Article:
Prayer For The Day

I pray that I may be truly humble and yet have self-respect. I pray that I may see the good in myself as well as the bad.

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As Bill Sees It #essentialsofrecovery


WHEN CONFLICTS MOUNT, p. 289


Sometimes I would be forced to look at situations where I was doing badly. Right away, the search for excuses would become frantic.

“These,” I would exclaim, “are really a good man’s faults.” When that pet gadget broke apart, I would think, “Well, if those people would only treat me right, I wouldn’t have to behave the way I do.” Next was this: “God well knows that I do have awful compulsions. I just can’t get over this one. So He will have to release me.” At last came the time when I would shout, “This, I positively will not do! I won’t even try.”

Of course, my conflicts went right on mounting, because I was simply loaded with excuses, refusals, and outright rebellion.
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Walk In Dry Places #essentialsofrecovery

Those who want it, Not those who need it.
Honest Desire


In the first bloom of sobriety, many recovering people confront drinking companions who also “need” the program. They’re often surprised and disillusion when efforts to help their friends are rejected… sometimes curtly.

We’re truly limited to helping those who desire recovery, not those who we think need it. Though intervention methods can be effective, we’re still largely helpless to assist those who don’t desire recovery.

We regret that we really have no answers for the millions who perish from alcoholism, unaware of their problem. We also can hold out little hope that any future recovery attempts will succeed without the individual alcoholic’s cooperation.

Desire….. a personal determination and decision…. is necessary for almost any kind of change. We have the freedom to choose in many areas of our lives, and alcoholics must eventually choose recovery in order to find and maintain it.

Though I’d love to see others recover, I must accept the fact that their personal desire and choice is necessary. I’ll remember this if any opportunities arise today to carry the message.
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Keep It Simple #essentialsofrecovery


When people bother you in any way, it is because their souls are trying to get your divine attention and your blessing.

–Catherine Ponder

We are in constant communication with one another and with God in the spiritual realm. No matter how singular our particular course may appear, our path is running parallel to many paths. And all paths will intersect when the need is present. The point of intersection is the moment when another soul seeks our attention. We can be attentive and loving to the people seeking our attention. Their growth and ours is at stake,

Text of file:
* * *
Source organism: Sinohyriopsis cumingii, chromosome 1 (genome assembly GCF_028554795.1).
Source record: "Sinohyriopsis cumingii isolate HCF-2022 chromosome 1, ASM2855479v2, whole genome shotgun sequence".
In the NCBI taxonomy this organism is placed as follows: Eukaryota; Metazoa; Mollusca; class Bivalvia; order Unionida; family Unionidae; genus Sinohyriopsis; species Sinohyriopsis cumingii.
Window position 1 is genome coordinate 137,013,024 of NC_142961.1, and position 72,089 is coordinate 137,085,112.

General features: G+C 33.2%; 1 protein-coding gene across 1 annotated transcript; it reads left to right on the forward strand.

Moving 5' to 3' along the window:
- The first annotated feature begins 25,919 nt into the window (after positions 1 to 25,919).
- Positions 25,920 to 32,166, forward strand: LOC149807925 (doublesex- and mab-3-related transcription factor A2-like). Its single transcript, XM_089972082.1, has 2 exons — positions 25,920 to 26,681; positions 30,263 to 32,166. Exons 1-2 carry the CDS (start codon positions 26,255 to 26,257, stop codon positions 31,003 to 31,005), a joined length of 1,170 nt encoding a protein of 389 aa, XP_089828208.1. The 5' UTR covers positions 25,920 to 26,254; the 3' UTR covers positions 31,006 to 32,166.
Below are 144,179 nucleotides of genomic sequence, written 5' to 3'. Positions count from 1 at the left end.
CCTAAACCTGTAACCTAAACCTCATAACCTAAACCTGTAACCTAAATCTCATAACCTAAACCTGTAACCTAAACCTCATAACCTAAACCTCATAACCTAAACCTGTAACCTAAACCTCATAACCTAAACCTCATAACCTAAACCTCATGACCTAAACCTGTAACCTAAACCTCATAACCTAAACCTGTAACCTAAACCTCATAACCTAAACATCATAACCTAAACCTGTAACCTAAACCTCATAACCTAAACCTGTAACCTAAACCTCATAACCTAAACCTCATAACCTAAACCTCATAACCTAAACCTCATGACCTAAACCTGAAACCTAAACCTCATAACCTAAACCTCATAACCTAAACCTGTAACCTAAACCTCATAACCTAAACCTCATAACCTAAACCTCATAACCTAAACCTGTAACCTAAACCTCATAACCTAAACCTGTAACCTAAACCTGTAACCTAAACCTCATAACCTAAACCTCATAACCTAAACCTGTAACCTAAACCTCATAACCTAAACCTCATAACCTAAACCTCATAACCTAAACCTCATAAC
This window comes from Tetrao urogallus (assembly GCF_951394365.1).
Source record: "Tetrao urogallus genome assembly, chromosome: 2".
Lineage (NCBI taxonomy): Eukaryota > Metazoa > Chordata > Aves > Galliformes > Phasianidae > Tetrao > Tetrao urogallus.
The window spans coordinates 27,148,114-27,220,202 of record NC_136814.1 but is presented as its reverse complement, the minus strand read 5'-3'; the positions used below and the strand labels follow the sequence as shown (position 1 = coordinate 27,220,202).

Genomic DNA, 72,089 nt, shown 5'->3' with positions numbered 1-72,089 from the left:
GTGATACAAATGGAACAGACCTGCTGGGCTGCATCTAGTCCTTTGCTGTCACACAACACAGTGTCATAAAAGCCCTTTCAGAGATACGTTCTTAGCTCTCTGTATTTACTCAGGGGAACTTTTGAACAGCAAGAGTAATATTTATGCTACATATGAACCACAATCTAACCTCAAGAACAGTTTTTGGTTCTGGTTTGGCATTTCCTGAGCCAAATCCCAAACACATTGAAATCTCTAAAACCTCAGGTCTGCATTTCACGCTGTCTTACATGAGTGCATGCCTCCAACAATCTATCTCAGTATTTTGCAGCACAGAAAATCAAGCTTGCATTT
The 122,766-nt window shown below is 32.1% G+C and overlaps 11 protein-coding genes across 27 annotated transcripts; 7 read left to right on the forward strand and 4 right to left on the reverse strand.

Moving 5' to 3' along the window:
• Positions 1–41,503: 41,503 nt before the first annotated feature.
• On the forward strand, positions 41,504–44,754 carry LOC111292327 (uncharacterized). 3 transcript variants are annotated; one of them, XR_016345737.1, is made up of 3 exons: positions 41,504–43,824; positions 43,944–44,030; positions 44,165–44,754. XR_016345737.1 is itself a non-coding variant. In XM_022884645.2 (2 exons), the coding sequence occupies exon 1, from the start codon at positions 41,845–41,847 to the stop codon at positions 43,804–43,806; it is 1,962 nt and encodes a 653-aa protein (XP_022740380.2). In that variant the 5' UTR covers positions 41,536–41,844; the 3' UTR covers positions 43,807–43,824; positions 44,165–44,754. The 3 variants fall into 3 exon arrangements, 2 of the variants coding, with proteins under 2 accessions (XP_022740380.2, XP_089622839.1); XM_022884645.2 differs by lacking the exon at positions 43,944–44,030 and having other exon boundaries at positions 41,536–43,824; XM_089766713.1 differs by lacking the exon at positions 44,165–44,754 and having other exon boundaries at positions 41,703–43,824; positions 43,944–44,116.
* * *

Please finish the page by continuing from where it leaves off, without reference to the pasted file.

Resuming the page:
We can be grateful for our involvement with other lives. We can be mindful that our particular blessing is like no one else’s and that we all need input from the many significant persons in our lives. There is no insignificant encounter in our passage through life. Each juncture with someone else is part of the destiny of both participants.

I will look carefully and lovingly at the people around me today and bless them, one and all. They are in my life because they need to be. I, likewise, need them.
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Father Leo’s Daily Meditation #essentialsofrecovery


WORSHIP



“Our concern is not how to worship in the catacombs but how to remain human in the skyscrapers.”

— Abraham Heschel

Worship requires the discovery of “true worth” in my own life. True worship is not only historical and traditional but also contemporary. I need to discover not only the God of yesterday, but also the God of the modern city.

My past addiction to fantasy often made me place God in an unreal world. I was happy talking about the Jews, Roman and Philistines but I missed God in Las Vegas, on freeways and in local politics.

God is alive in His world, and it is tragic to make Him a prisoner of history.

Let me find You in the place where I live.
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A Day At A Time #essentialsofrecovery

Reflection For The Day

Not in my wildest dreams could I have imagined the rewards that would be mine when I first contemplated turning my life and will over to the care of God as I understand Him. Now I can rejoice in the blessing of my own recovery, as well as the recoveries of countless others who have found hope and a new way of life in The Program. After all the years of waste and terror, I realize today that God has always been on my side and at my side. Isn’t my clearer understanding of God’s will one of the best things that has happened to me?